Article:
Wednesday, February 22, 2017 by Jayson Veley
During the presidential campaign, a decades-old video resurfaced of Bernie Sanders praising food lines in authoritarian countries. “It’s funny, sometimes American journalists talk about how bad a country is, that people are lining up for food. That’s a good thing,” Sanders argued. “In other countries, people don’t line up for food; the rich get the food and the poor starve to death.”
Try telling that to the people of Venezuela, Bernie.
According to Venezuela’s Living Conditions Survey, nearly 75% of the population lost an average of 19 pounds in the year 2016 as a result of malnutrition brought about by an economic crisis.
The Central University of Venezuela, the Andres Bello Catholic University, the Simon Bolivar University and several other non-governmental organizations conducted the survey, the official name of which is ENCOVI. But the staggering statistic on weight loss and malnutrition wasn’t the only thing that the survey revealed.
According to ENCOVI, the Venezuelans are not consuming the required number of calories (2000) each day. Those who are living in extreme poverty also indicated that they lost more than 20 pounds, which is slightly higher than the country’s average.
The survey continued to produce negative results. For instance, most Venezuelans substituted red and white meat with vegetables. 82.2% of Venezuelans consider themselves to be poor because of their incomes. 93% of Venezuelans don’t have enough money to buy the amount of food that they need. Just below 80% of the people said they eat breakfast in the morning, and 32% only eat two meals a day. (RELATED: You won’t believe how many Venezuelans are forced to search through dumpsters for food).
Venezuela, a country whose economy is run by the federal government, is currently in the middle of an economic crisis. Food and medicine that we can easily access in the United States are becoming more and more difficult to get in Venezuela. According to the United Nation’s Economic Commission for Latin America and the Caribbean, Venezuela’s GDP will decrease by 4% in 2017. In addition, the International Monetary Fund predicts that inflation will rise by a whopping 1,600%.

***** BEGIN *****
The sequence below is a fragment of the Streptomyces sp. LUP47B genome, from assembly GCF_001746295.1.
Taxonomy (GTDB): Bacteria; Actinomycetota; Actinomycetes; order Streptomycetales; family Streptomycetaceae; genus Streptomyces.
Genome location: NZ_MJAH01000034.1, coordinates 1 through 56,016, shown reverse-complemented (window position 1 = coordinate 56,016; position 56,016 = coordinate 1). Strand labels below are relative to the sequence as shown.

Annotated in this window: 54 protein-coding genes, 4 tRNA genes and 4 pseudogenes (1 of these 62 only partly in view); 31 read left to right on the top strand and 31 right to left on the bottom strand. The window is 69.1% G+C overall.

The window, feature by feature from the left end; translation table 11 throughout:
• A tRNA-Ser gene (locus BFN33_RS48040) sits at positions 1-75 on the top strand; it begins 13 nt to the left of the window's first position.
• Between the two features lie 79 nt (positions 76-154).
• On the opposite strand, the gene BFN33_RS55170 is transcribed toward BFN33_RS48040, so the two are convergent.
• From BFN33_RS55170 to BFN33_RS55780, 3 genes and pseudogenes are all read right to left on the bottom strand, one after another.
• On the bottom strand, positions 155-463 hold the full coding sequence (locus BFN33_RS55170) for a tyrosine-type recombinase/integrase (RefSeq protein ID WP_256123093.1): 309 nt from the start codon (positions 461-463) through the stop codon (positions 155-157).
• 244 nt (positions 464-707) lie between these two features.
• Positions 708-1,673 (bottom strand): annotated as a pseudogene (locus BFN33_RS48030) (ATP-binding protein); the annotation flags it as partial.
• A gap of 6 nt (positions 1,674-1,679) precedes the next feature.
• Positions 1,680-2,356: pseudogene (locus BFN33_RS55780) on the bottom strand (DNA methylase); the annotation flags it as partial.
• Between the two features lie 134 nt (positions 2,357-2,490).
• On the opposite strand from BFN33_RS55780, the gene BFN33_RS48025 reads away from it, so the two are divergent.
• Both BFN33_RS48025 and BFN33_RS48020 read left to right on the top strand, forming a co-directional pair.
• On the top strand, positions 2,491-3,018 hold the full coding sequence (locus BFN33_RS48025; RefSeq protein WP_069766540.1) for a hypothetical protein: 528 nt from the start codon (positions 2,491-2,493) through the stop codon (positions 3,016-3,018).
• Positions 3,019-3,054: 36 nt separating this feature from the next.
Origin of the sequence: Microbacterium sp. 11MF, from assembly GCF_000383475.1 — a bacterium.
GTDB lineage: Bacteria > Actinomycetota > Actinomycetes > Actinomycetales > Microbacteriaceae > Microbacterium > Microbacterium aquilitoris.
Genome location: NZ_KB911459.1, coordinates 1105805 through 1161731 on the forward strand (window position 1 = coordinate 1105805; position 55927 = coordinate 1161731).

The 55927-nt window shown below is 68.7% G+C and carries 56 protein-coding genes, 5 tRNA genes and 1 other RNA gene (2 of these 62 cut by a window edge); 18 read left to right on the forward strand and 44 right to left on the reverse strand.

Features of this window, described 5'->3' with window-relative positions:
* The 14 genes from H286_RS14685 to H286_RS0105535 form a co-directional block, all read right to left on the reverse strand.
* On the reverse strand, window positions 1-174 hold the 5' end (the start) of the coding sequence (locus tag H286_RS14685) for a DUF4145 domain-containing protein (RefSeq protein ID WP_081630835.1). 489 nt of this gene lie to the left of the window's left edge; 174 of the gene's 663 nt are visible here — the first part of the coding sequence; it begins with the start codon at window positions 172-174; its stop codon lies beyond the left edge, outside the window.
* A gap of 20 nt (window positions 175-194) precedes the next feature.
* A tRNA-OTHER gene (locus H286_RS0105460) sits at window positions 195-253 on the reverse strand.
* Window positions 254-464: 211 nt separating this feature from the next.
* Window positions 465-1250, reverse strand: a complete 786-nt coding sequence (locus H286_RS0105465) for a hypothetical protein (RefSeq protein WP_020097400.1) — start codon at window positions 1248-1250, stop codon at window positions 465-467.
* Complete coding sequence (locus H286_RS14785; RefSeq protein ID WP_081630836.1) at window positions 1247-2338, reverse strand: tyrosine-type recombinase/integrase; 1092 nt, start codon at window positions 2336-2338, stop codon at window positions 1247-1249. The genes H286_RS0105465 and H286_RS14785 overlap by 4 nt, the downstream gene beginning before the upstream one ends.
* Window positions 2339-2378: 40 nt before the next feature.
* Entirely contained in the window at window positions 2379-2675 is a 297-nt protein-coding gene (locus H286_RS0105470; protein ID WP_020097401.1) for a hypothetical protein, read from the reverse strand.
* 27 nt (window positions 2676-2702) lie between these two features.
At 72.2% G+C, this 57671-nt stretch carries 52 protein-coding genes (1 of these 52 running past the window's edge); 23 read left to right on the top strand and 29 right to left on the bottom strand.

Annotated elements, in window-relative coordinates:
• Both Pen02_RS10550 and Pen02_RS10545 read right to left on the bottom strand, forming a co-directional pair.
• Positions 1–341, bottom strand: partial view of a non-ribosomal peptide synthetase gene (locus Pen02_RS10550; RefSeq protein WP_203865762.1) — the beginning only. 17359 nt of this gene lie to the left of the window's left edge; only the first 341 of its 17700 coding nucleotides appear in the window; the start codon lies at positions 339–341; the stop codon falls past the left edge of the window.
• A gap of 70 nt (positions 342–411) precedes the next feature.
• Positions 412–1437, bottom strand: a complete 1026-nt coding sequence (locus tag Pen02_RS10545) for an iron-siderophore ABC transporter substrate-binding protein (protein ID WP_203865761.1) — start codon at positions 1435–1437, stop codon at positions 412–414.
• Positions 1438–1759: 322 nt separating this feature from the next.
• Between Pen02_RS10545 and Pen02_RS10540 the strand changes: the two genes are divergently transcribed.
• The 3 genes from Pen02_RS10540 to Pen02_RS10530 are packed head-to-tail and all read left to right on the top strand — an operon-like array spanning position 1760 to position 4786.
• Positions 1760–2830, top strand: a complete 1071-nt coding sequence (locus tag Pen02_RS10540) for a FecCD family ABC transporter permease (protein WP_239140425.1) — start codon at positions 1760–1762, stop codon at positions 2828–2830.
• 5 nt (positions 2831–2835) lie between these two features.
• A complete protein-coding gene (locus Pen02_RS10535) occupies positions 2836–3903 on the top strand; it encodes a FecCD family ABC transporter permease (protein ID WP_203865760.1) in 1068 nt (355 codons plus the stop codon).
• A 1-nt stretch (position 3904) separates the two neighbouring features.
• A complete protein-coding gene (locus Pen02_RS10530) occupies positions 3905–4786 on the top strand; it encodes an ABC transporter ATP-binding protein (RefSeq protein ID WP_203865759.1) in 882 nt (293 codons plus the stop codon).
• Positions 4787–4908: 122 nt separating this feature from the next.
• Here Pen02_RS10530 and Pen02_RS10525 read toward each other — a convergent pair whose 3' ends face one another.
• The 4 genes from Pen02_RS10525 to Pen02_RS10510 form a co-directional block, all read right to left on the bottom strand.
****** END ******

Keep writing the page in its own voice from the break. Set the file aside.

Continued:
In 2015, NPR gave us a more in-depth look at just how difficult life really is for everyday citizens of Venezuela. Anny Valero, a typical housewife and mother of three, explained that people are only allowed to visit supermarkets two times each week. To ensure that no one shops more frequently than that, authorities keep track of their ID card numbers, the fear being that people will buy more food than they need and then sell it to others on the black market.
Valero said that on shopping days, she says goodbye to her two daughters and leaves them at home with the door locked, given the possibility that she could potentially spend the entire day waiting in a food line. She takes her 6-month-old son with her along with her husband, who will be able to protect her from thieves should someone try to steal her grocery bags.
Upon checkout, the clerk tells Valero that she is only allowed to take home two of the sardine cans instead of the three that she originally took from the shelves. She is asked to show her baby’s birth certificate as well to prove that the baby is in fact hers and that the diapers really are a necessary purchase. For the next few days, Anny and her family will be forced to survive on only the sardines, some rice and pasta.
This is the socialist utopia that the democrats in our own country seem to be attracted to. The only problem is that more government intervention in the economy and more redistribution of wealth don’t spur economic growth; they hinder it. (RELATED: What can we learn from Venezuela?)